Have you ever stared at a fourth degree polynomial and asked yourself, "When am I EVER going to use this in real life???" The answer is probably never. However, the ideas behind fourth degree polynomials - the concepts of math in general - are actually useful in many different scenarios, including the modeling the spread of disease. In this class, we'll look at a couple of models that epidemiologists use to model the spread of diseases and see how these models impact decisions regarding these diseases, including COVID-19.


S13705: A Gentle Introduction to Quantum Mechanics in HSSP Spring 2020 (Feb. 29, 2020)
Socially, quantum mechanics is mentioned quite a bit and is usually mystified as some sort of dark arts that only few are able to understand. You may have heard about the infamous Schrodinger's Cat thought experiment, Einstein's quote concerning quantum mechanics that "God does not play dice with the universe", entanglement, Quantum Computing, superposition, wave functions, Heisenberg's Uncertainty Principle, and many more buzzwords or "buzz concepts" of quantum mechanics. After finishing this course, you will soon be the life of the party with your fundamental understanding of these "buzz concepts."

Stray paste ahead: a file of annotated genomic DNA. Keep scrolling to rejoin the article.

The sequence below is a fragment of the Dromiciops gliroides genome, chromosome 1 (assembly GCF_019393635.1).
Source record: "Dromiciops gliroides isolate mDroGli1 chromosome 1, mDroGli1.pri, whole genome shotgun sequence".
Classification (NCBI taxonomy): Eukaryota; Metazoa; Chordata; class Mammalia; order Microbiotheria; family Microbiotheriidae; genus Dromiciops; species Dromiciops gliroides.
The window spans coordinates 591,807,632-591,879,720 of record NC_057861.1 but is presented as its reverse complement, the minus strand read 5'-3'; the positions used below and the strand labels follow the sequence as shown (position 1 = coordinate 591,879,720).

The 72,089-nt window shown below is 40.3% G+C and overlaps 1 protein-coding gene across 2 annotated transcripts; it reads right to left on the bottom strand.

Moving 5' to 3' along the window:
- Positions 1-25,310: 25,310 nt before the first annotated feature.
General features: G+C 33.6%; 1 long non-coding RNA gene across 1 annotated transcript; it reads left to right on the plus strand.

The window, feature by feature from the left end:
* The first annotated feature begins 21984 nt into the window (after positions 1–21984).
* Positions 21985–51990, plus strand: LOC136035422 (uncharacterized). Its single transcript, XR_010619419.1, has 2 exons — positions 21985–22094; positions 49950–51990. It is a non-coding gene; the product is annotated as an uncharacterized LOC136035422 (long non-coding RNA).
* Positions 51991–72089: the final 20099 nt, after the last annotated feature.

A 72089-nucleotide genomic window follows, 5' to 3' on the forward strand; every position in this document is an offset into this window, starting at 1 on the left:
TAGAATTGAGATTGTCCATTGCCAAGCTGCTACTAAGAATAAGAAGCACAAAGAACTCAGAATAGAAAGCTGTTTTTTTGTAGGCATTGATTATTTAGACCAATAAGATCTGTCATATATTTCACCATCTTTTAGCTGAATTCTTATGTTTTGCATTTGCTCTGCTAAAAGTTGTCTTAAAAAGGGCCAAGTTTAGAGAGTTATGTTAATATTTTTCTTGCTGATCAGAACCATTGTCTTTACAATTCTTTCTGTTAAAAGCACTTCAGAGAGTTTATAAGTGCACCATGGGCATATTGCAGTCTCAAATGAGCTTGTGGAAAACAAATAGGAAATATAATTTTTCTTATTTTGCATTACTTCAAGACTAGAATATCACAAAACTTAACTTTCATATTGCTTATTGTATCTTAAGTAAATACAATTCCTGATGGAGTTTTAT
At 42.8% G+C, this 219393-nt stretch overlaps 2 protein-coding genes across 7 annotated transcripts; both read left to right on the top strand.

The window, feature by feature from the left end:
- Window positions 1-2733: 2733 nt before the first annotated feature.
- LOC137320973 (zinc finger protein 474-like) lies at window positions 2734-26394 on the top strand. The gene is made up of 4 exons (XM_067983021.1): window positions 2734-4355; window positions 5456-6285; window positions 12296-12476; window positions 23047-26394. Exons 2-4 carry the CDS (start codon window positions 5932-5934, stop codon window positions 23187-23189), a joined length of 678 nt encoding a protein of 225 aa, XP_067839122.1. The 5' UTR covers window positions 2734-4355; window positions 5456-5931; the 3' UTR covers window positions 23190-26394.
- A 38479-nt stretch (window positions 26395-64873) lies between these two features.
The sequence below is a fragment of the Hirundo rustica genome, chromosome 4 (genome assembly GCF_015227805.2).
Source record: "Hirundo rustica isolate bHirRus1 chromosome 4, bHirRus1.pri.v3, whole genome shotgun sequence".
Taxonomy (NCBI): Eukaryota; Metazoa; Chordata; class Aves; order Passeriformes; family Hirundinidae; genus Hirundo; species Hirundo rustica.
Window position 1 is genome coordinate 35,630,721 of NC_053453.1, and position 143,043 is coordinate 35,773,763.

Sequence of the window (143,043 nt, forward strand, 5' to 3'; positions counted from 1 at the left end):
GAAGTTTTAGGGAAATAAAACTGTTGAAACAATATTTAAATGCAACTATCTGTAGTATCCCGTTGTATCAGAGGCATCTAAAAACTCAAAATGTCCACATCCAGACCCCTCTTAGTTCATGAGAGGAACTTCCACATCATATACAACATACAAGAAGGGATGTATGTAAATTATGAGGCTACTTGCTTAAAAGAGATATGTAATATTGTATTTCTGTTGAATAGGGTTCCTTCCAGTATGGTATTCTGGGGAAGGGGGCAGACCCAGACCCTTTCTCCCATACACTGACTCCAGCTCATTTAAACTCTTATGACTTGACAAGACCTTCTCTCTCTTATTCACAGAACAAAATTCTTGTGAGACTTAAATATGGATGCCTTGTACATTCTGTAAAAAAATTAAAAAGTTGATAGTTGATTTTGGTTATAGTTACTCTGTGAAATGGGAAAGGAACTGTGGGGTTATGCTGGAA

S13748: Current Topics in Public Health in HSSP Spring 2020 (Feb. 29, 2020)
Do you ever think about diseases? If so, you should take this class. Each week, we will go in-depth on a specific current topic in public health (thus the name of the class), including encephalitis, the flu, nutrition, and others. Since this is the first time I'm teaching this class, I am also open to suggestions.


M13382: Mathematical Modeling (In Brief) in Splash 2019 (Nov. 23 - 24, 2019)
How can we use math to make sense out of the world? In this class, we'll explore different techniques that data scientists use to model real-world scenarios, and we'll provide examples of these techniques in action. Specifically, we'll look at how we can use math to describe physical systems and disease transmission.


S13384: Epidemiology: Disease Snapshots in Splash 2019 (Nov. 23 - 24, 2019)